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Other empty objects in Python evaluate as False -- how can I get iterators/generators to do so as well?

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3 Answers 3

Guido doesn't want generators and iterators to behave that way.

Objects are true by default. They can be false only if they define __len__ that returns zero or __nonzero__ that returns False (the latter is called __bool__ in Py3.x).

You can add one of those methods to a custom iterator, but it doesn't match Guido's intent. He rejected adding __len__ to iterators where the upcoming length is known. That is how we got __length_hint__ instead.

So, the only way to tell if an iterator is empty is to call next() on it and see if it raises StopIteration.

On ASPN, I believe there are some recipes using this technique for lookahead wrapper. If a value is fetched, it is saved-up the an upcoming next() call.

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I am not suggesting that all iterators/generators should behave that way, only that sometimes it is useful for them to do so. For those times, my answer provides a way for it to happen. –  Ethan Furman Nov 2 '11 at 13:30
    
Guido suggested that no iterators/generators should ever behave that way. –  Raymond Hettinger Nov 2 '11 at 14:48
    
And one of the nice things about Python is that it doesn't (usually) stand in your way if you need/want to do something differently from the 'approved' method. (Don't get me started on sum()ing strs! ;) –  Ethan Furman Nov 2 '11 at 15:29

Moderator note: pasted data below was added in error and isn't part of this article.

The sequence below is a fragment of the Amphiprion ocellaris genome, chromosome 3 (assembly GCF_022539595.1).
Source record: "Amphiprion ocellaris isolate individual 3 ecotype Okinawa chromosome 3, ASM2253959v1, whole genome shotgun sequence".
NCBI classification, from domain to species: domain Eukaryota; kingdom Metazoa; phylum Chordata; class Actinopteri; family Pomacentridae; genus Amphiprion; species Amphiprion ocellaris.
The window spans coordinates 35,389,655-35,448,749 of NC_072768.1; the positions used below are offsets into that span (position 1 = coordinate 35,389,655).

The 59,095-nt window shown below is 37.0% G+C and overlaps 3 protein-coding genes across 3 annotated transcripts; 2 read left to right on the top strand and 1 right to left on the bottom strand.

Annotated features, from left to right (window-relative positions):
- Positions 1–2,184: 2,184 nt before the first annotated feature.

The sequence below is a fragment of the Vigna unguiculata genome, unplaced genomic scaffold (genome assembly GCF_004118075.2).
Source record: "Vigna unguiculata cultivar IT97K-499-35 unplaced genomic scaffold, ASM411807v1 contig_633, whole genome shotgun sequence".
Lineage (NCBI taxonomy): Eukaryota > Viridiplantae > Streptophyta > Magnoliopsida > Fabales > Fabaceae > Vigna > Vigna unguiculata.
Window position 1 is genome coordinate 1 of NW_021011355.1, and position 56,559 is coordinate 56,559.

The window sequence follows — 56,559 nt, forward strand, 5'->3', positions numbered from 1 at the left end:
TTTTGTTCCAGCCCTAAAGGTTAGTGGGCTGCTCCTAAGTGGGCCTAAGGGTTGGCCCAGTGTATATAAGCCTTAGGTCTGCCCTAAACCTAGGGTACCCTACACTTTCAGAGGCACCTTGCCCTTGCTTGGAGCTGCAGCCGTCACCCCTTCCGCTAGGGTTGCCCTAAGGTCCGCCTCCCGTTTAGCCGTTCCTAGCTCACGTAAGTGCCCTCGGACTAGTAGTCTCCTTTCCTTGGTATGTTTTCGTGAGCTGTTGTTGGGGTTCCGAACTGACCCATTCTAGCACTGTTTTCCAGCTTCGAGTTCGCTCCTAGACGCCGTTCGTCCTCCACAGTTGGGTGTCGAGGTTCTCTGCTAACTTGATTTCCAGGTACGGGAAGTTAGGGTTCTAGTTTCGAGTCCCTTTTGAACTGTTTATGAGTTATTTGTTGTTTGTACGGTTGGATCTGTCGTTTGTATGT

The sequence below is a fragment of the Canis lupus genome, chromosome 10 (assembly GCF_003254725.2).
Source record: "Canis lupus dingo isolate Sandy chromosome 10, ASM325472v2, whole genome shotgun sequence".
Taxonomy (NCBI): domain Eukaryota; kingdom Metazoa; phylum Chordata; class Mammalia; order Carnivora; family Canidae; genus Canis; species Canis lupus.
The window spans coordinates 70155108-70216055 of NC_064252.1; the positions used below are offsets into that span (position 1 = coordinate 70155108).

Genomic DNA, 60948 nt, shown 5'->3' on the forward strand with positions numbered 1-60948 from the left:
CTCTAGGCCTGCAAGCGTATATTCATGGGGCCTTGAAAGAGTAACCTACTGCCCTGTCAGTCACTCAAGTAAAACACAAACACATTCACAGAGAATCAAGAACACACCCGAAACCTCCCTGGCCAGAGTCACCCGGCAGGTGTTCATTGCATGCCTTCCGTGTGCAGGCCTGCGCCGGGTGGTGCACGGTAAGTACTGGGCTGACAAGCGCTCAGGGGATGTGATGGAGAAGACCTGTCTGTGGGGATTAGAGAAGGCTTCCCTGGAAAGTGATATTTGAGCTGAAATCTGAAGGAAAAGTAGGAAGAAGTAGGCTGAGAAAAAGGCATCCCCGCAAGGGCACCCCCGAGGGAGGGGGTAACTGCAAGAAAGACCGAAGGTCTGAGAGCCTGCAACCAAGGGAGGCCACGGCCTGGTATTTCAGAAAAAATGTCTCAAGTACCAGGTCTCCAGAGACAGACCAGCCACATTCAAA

That's called "going against the grain" of the language. It means your iterators won't be usable in code that assumes bool(it) is always True. Guido was able to produce examples of such code including some that he had written. (Just because you can assign False,True=1,0 doesn't mean you should ;-) –  Raymond Hettinger Nov 2 '11 at 15:52
    
Indeed! Can you post a link to such code? I'm curious why one would bother checking the truth value of something that is always True. –  Ethan Furman Nov 2 '11 at 16:15

an 'empty thing' is automatically not an iterator. containers can be empty or not, and you can get iterators over the containers, but those iterators are not falsey when exhausted.

A good example of why iterators don't become falsey is sys.stdin. The problem with making sys.stdin falsey when it reaches the end of input is that there's no way of actually knowing if you have reached the end of such a stream without trying to consume input from it. The main reason for wanting an iterator to be falsey would be to 'peek' to see if getting the next item would be valid; but for sys.stdin, that's obviously not practical.

here's another example

(x for x in xrange(1000) if random.randrange(0, 2))

there's no way of knowing if this generator will return any more numbers without doing a bunch of work, you actually have to find out what the next value will be.

The solution is to just get the next value from the iterator. If it is empty, your loop will exit, or you'll get a StopIteration exception if you're not in a loop.

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An empty iterator is still an iterator, and while peeking is the main reason, it's not the only reason. Also, it's clunky to use StopIteration in a boolean test. –  Ethan Furman Nov 2 '11 at 13:56
1  
An iterator cannot be empty; only containers can be empty. Iterators are a 'place', like 'at the beginning', or 'column 5 of line 23'. –  IfLoop Nov 2 '11 at 14:31
    
I'll have to think about that. Even along those lines, though, my code can be thought of as True if not 'past the end', False otherwise. –  Ethan Furman Nov 2 '11 at 15:23